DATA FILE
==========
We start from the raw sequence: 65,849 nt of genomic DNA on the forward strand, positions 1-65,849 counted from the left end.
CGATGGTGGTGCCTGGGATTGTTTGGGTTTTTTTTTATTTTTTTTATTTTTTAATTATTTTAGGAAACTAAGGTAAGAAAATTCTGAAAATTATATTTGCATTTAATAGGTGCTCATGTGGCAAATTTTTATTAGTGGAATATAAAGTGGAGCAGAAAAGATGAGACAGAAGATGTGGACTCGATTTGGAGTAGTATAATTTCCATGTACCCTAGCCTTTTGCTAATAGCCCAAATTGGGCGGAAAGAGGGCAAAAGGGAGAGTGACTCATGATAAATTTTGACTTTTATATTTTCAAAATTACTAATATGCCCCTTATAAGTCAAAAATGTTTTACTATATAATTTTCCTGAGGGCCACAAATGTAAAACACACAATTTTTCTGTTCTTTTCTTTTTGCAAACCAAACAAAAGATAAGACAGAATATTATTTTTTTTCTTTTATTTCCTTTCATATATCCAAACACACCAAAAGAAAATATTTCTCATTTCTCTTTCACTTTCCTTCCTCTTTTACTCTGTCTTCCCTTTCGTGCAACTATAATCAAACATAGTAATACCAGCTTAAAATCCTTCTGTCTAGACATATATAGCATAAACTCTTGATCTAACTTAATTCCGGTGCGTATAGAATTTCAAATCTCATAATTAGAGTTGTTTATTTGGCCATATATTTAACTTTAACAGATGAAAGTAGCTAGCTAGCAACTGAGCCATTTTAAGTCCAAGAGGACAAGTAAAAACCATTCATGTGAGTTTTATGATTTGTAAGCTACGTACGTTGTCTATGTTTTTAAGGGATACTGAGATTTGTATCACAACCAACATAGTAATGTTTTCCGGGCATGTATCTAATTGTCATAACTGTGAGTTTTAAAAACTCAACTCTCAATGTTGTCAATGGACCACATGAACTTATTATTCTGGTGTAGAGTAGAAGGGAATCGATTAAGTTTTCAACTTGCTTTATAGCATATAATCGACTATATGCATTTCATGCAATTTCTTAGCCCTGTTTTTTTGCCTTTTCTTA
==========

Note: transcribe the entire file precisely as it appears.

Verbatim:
We start from the raw sequence: 65,849 nt of genomic DNA on the forward strand, positions 1-65,849 counted from the left end.
CGATGGTGGTGCCTGGGATTGTTTGGGTTTTTTTTTATTTTTTTTATTTTTTAATTATTTTAGGAAACTAAGGTAAGAAAATTCTGAAAATTATATTTGCATTTAATAGGTGCTCATGTGGCAAATTTTTATTAGTGGAATATAAAGTGGAGCAGAAAAGATGAGACAGAAGATGTGGACTCGATTTGGAGTAGTATAATTTCCATGTACCCTAGCCTTTTGCTAATAGCCCAAATTGGGCGGAAAGAGGGCAAAAGGGAGAGTGACTCATGATAAATTTTGACTTTTATATTTTCAAAATTACTAATATGCCCCTTATAAGTCAAAAATGTTTTACTATATAATTTTCCTGAGGGCCACAAATGTAAAACACACAATTTTTCTGTTCTTTTCTTTTTGCAAACCAAACAAAAGATAAGACAGAATATTATTTTTTTTCTTTTATTTCCTTTCATATATCCAAACACACCAAAAGAAAATATTTCTCATTTCTCTTTCACTTTCCTTCCTCTTTTACTCTGTCTTCCCTTTCGTGCAACTATAATCAAACATAGTAATACCAGCTTAAAATCCTTCTGTCTAGACATATATAGCATAAACTCTTGATCTAACTTAATTCCGGTGCGTATAGAATTTCAAATCTCATAATTAGAGTTGTTTATTTGGCCATATATTTAACTTTAACAGATGAAAGTAGCTAGCTAGCAACTGAGCCATTTTAAGTCCAAGAGGACAAGTAAAAACCATTCATGTGAGTTTTATGATTTGTAAGCTACGTACGTTGTCTATGTTTTTAAGGGATACTGAGATTTGTATCACAACCAACATAGTAATGTTTTCCGGGCATGTATCTAATTGTCATAACTGTGAGTTTTAAAAACTCAACTCTCAATGTTGTCAATGGACCACATGAACTTATTATTCTGGTGTAGAGTAGAAGGGAATCGATTAAGTTTTCAACTTGCTTTATAGCATATAATCGACTATATGCATTTCATGCAATTTCTTAGCCCTGTTTTTTTGCCTTTTCTTA